Hillenbrand’s narrative control is in full operation during Chapter Thirty, as she presents Louie at his absolute breaking point. With her imagery and detail, Hillenbrand allows the reader to imagine the physical and mental anguish Louie faces. Just as Louie seems he could not possibly endure one additional straw on his back, Hillenbrand shifts our focus to another narrative point of view.

Hillenbrand is a masterful storyteller who captures the suspense and drama of the war’s conclusion through multiple lenses. She shifts narration to other points of view, including that of the crew of the B-29 that dropped the atomic bomb and that of a POW on the far side of Hiroshima who saw the atomic cloud go three miles into the air. While the reader knows these historical events, Hillenbrand’s narrative keeps the story’s outcome a surprise, just as it was for everyone on the ground, Louie included. Louie and others still do not know what is happening, and if they will survive. The book offers a way for people to understand the context and experience of the historic bombing of Hiroshima, one of history’s most momentous events.

Chapter Thirty presents two especially powerful images, oddly similar even as they are dissonant in magnitude and significance. On a small scale, we have the image of Louie holding the bar over his head. This is an image of Louie as Superman. The title of Louie’s first plane offers a double reading of that word, of course. The image is the vertical column of a man, topped by a horizontal bar. This image roughly parallels in shape the mushroom cloud that rises over Hiroshima and that changes the world forever. As the war draws to an end, Louie’s personal narrative is tied to the infamous bombs dropped on the cities of Hiroshima and Nagasaki.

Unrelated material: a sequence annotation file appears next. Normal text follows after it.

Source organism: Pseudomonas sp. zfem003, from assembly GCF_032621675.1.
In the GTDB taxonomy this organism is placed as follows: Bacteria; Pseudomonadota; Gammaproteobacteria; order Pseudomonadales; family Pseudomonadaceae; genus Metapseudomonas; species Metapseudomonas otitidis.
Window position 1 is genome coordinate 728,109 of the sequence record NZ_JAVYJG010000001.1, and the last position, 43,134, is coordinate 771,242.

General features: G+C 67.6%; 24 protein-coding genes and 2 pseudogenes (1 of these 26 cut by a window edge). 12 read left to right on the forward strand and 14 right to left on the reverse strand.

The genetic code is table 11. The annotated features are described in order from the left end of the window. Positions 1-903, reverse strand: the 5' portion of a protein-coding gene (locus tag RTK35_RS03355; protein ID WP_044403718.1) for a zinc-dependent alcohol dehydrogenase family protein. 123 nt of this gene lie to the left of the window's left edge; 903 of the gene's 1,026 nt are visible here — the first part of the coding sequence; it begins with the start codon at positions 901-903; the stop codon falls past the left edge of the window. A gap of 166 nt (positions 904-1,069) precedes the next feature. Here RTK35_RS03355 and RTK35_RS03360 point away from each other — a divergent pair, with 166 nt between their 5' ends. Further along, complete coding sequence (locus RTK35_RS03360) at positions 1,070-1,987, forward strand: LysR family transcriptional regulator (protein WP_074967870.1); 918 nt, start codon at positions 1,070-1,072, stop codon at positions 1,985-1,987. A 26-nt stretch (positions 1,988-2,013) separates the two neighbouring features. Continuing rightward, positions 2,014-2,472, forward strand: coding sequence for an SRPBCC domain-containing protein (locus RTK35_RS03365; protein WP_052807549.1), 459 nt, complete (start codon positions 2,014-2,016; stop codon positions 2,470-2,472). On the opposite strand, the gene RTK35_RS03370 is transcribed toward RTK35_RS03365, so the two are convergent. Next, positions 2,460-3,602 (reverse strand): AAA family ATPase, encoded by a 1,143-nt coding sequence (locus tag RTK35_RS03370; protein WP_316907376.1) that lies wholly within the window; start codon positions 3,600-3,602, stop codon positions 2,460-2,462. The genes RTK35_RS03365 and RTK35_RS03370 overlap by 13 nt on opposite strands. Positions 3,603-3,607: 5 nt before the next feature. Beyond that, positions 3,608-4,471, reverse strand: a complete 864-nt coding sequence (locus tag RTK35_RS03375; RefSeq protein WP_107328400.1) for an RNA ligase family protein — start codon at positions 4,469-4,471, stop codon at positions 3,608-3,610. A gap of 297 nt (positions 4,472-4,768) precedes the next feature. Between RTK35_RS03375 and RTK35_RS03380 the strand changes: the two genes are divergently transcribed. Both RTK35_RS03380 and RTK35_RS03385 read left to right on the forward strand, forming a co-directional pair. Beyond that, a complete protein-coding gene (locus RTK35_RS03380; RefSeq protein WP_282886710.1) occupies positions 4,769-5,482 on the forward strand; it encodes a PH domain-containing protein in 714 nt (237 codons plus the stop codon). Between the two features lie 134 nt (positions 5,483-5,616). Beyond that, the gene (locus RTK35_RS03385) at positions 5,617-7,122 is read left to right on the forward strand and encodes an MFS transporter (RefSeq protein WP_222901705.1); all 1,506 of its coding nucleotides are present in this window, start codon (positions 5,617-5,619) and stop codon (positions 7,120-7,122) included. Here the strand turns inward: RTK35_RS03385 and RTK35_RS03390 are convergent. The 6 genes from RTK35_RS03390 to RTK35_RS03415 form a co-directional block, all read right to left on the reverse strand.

Chapter Thirty-One confirms that we have reached the climax of the story and are starting to move into the final scenes of the story, or falling action. The climax is marked by two things: Louie enduring the physical task the Bird gave him of holding the bar above his head, and he dropping of the bomb on Hiroshima. Since the reader learns about the bomb before the men do, they also experience a climactic moment when they read the Morse code message from the plane, signaling that the war is over. Due to her storytelling techniques, the reader too feels the absolute relief of the war’s end. The American plane brings not only confirmation of the war’s end, but also information and hope. At long last, the ordeal of this war is for these men coming to an end. The celebration of this moment is a celebration of life, of survival, of a tomorrow that the men did not know would come.

Hillenbrand presents a vivid cinematic moment of the men receiving the news about the end of the war, and of the celebration that follows. This is a cathartic moment, the end to a long, tense narrative. With the main conflict solved, Hillenbrand maintains some dramatic tension in the story. Importantly, the villainous Bird has disappeared. Louie and the reader still have reason to feel conflict with the Bird, and the story will not feel resolved until this problem is solved in some way.


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